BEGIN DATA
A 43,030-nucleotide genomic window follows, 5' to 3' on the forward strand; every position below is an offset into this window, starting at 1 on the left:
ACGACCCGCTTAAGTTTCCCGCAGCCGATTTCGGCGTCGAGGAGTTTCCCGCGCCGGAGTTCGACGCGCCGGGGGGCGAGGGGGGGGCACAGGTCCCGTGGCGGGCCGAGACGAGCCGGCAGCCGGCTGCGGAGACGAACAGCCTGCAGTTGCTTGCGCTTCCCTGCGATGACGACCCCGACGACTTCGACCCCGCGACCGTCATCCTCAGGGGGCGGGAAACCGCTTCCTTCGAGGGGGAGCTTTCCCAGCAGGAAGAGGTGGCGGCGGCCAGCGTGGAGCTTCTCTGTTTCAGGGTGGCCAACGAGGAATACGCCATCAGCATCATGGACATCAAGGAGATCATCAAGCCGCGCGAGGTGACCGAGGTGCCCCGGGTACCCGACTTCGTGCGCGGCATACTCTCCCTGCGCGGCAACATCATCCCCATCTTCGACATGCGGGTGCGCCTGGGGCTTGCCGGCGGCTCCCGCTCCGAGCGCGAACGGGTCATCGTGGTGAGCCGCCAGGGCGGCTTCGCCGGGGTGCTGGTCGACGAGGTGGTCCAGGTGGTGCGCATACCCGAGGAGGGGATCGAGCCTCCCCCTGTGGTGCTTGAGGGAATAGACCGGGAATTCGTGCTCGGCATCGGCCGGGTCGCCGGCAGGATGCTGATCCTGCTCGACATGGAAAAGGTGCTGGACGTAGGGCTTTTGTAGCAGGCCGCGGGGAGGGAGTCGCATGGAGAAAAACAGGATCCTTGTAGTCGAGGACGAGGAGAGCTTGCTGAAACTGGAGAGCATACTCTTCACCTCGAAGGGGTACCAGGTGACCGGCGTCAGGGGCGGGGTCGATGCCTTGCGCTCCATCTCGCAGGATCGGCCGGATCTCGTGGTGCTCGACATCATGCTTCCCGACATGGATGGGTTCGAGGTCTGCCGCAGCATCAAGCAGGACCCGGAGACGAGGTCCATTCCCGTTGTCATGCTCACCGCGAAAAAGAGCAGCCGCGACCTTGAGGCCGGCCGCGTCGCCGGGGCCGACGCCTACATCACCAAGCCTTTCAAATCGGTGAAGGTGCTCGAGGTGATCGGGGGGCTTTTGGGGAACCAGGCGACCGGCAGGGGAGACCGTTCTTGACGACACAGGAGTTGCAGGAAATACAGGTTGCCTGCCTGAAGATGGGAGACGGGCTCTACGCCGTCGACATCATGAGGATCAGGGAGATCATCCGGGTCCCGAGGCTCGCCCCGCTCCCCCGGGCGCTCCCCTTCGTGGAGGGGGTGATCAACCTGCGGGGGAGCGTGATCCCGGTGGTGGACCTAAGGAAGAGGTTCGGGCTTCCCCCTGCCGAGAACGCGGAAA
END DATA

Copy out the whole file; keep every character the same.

A 43,030-nucleotide genomic window follows, 5' to 3' on the forward strand; every position below is an offset into this window, starting at 1 on the left:
ACGACCCGCTTAAGTTTCCCGCAGCCGATTTCGGCGTCGAGGAGTTTCCCGCGCCGGAGTTCGACGCGCCGGGGGGCGAGGGGGGGGCACAGGTCCCGTGGCGGGCCGAGACGAGCCGGCAGCCGGCTGCGGAGACGAACAGCCTGCAGTTGCTTGCGCTTCCCTGCGATGACGACCCCGACGACTTCGACCCCGCGACCGTCATCCTCAGGGGGCGGGAAACCGCTTCCTTCGAGGGGGAGCTTTCCCAGCAGGAAGAGGTGGCGGCGGCCAGCGTGGAGCTTCTCTGTTTCAGGGTGGCCAACGAGGAATACGCCATCAGCATCATGGACATCAAGGAGATCATCAAGCCGCGCGAGGTGACCGAGGTGCCCCGGGTACCCGACTTCGTGCGCGGCATACTCTCCCTGCGCGGCAACATCATCCCCATCTTCGACATGCGGGTGCGCCTGGGGCTTGCCGGCGGCTCCCGCTCCGAGCGCGAACGGGTCATCGTGGTGAGCCGCCAGGGCGGCTTCGCCGGGGTGCTGGTCGACGAGGTGGTCCAGGTGGTGCGCATACCCGAGGAGGGGATCGAGCCTCCCCCTGTGGTGCTTGAGGGAATAGACCGGGAATTCGTGCTCGGCATCGGCCGGGTCGCCGGCAGGATGCTGATCCTGCTCGACATGGAAAAGGTGCTGGACGTAGGGCTTTTGTAGCAGGCCGCGGGGAGGGAGTCGCATGGAGAAAAACAGGATCCTTGTAGTCGAGGACGAGGAGAGCTTGCTGAAACTGGAGAGCATACTCTTCACCTCGAAGGGGTACCAGGTGACCGGCGTCAGGGGCGGGGTCGATGCCTTGCGCTCCATCTCGCAGGATCGGCCGGATCTCGTGGTGCTCGACATCATGCTTCCCGACATGGATGGGTTCGAGGTCTGCCGCAGCATCAAGCAGGACCCGGAGACGAGGTCCATTCCCGTTGTCATGCTCACCGCGAAAAAGAGCAGCCGCGACCTTGAGGCCGGCCGCGTCGCCGGGGCCGACGCCTACATCACCAAGCCTTTCAAATCGGTGAAGGTGCTCGAGGTGATCGGGGGGCTTTTGGGGAACCAGGCGACCGGCAGGGGAGACCGTTCTTGACGACACAGGAGTTGCAGGAAATACAGGTTGCCTGCCTGAAGATGGGAGACGGGCTCTACGCCGTCGACATCATGAGGATCAGGGAGATCATCCGGGTCCCGAGGCTCGCCCCGCTCCCCCGGGCGCTCCCCTTCGTGGAGGGGGTGATCAACCTGCGGGGGAGCGTGATCCCGGTGGTGGACCTAAGGAAGAGGTTCGGGCTTCCCCCTGCCGAGAACGCGGAAA